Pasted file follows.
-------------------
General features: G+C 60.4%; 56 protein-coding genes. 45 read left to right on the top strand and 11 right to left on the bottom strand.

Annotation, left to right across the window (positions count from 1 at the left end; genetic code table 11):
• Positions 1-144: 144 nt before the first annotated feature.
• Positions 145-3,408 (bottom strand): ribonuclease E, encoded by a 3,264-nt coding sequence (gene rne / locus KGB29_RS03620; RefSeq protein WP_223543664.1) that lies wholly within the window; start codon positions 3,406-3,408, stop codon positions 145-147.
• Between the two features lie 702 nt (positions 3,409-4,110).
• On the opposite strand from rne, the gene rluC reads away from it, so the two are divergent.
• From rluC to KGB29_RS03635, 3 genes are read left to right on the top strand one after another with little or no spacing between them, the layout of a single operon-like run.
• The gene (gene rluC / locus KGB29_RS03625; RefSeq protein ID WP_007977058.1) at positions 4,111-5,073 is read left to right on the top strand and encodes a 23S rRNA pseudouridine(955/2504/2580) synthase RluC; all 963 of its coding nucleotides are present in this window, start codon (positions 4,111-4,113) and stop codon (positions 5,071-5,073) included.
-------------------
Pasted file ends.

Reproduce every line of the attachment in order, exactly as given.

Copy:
General features: G+C 60.4%; 56 protein-coding genes. 45 read left to right on the top strand and 11 right to left on the bottom strand.

Annotation, left to right across the window (positions count from 1 at the left end; genetic code table 11):
• Positions 1-144: 144 nt before the first annotated feature.
• Positions 145-3,408 (bottom strand): ribonuclease E, encoded by a 3,264-nt coding sequence (gene rne / locus KGB29_RS03620; RefSeq protein WP_223543664.1) that lies wholly within the window; start codon positions 3,406-3,408, stop codon positions 145-147.
• Between the two features lie 702 nt (positions 3,409-4,110).
• On the opposite strand from rne, the gene rluC reads away from it, so the two are divergent.
• From rluC to KGB29_RS03635, 3 genes are read left to right on the top strand one after another with little or no spacing between them, the layout of a single operon-like run.
• The gene (gene rluC / locus KGB29_RS03625; RefSeq protein ID WP_007977058.1) at positions 4,111-5,073 is read left to right on the top strand and encodes a 23S rRNA pseudouridine(955/2504/2580) synthase RluC; all 963 of its coding nucleotides are present in this window, start codon (positions 4,111-4,113) and stop codon (positions 5,071-5,073) included.